Premier Icon Pawsy_Bear
    Subscriber

    Sorry both wrong. The price is an invitation to treat, recieve an offer for the goods.

    Under UK law, the price tag on an item displayed in a shop window (or advertised over public media) is an invitation-to-treat and not an offer of sale (the acceptance of which constitutes a contract).

    Once you have agreed a price you have made a contract even if its verbal. Hence ticking the Terms and Conditions box constitutes agreement of a contract between both parties.

    So to answer the question even if the seller says it includes other services such as paypal protection its all conditional upon an agreement between both parties. Thus there is no right or wrong on who pays what.

    Premier Icon mikewsmith
    Subscriber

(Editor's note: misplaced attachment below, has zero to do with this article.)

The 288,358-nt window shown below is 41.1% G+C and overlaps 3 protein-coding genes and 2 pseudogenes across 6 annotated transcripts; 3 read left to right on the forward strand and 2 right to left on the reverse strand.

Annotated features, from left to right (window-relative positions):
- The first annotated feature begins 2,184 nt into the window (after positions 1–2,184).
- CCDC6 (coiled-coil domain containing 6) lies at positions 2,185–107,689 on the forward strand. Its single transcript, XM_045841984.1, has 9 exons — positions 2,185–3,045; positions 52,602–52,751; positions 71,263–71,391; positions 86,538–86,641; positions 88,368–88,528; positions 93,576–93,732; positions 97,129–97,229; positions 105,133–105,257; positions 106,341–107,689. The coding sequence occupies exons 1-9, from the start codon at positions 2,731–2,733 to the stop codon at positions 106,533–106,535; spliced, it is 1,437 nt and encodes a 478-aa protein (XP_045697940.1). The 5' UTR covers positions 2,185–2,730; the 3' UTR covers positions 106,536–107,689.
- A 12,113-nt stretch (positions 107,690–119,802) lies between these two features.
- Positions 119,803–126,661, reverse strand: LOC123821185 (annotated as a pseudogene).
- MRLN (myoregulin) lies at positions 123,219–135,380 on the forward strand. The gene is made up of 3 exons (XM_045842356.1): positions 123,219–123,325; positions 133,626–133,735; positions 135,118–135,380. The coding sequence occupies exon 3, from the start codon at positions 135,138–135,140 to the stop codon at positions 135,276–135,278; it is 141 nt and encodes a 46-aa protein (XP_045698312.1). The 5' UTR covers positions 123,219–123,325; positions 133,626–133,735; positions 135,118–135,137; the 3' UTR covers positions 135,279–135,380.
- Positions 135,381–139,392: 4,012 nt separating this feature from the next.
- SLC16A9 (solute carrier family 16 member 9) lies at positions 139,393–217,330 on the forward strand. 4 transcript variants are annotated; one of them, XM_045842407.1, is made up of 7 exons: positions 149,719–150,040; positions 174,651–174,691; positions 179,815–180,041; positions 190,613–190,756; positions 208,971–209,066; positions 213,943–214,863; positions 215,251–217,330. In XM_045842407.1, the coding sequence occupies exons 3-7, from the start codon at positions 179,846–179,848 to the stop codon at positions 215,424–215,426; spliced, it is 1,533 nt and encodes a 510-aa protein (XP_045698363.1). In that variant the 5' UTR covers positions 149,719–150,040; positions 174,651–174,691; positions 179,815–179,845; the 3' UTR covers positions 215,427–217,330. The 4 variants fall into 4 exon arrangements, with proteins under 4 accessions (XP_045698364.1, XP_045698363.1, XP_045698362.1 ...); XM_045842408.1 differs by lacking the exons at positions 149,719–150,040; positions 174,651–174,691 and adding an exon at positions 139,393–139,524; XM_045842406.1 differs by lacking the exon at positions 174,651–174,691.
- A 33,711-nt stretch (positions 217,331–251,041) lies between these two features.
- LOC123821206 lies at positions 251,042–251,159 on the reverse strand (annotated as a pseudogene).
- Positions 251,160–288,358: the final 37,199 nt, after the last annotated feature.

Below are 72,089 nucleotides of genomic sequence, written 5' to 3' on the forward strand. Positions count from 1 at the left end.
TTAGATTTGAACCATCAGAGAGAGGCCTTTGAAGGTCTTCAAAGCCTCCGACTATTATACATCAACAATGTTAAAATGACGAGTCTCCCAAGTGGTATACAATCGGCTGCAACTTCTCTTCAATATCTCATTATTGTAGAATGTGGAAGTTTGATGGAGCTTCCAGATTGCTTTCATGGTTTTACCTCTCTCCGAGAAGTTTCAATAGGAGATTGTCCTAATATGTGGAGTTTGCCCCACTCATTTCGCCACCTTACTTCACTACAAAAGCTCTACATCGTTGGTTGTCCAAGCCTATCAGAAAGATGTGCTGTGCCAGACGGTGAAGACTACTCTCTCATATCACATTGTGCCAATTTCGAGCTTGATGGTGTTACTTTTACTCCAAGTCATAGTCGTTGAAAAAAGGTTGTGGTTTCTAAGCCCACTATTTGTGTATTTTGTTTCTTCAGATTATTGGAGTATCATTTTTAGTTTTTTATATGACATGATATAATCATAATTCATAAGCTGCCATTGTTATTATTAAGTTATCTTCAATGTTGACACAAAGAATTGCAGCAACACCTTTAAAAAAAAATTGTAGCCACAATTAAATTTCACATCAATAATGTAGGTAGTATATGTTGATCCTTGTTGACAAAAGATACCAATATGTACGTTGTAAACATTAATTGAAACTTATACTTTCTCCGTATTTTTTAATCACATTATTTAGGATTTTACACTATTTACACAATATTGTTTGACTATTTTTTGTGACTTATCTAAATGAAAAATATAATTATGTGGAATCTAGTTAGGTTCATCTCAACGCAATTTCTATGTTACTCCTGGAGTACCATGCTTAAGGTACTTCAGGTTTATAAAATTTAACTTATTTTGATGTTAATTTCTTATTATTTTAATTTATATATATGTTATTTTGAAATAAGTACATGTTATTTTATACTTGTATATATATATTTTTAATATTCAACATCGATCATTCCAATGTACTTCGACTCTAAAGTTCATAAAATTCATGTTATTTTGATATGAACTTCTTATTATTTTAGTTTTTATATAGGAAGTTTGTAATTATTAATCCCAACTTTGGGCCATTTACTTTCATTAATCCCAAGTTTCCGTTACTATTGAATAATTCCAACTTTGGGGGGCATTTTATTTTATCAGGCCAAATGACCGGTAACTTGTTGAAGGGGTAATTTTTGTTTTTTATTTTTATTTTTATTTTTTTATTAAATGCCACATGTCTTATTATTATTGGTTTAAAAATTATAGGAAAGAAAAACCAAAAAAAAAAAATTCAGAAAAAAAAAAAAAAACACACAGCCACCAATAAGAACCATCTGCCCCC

Yep Donk that was my point. All for a simple life really….

    By the sounds of it the changes in postage might signal an end to the cheap small parts side of the forum.

    Premier Icon D0NK
    Subscriber

    The price is an invitation to treat, recieve an offer for the goods.

    knew it was some sort of legalese (an ex-gf did law, I obviously didn’t listen to her very much) fair enough 🙂

    Premier Icon mikewsmith
    Subscriber

    now awaits a bill from Pawsy Bear for legal advice….

    Premier Icon tomhoward
    Subscriber

    IMO the buyer should pay the fees, on top of an advertised price, as its a service that exclusivly benefits the buyer.

    To those that say sellers should factor it in, why couldn’t a buyer do this? Like in real life auctions. Seller pays any applicable fees to have an item in an auction (or in any place to sell the item, like the classifieds), buyer pays the auction house commission on top of the final sale price.

    treat paypal gift as cash, nothing more.

    Premier Icon mikewsmith
    Subscriber

    buyer pays the auction house commission on top of the final sale price.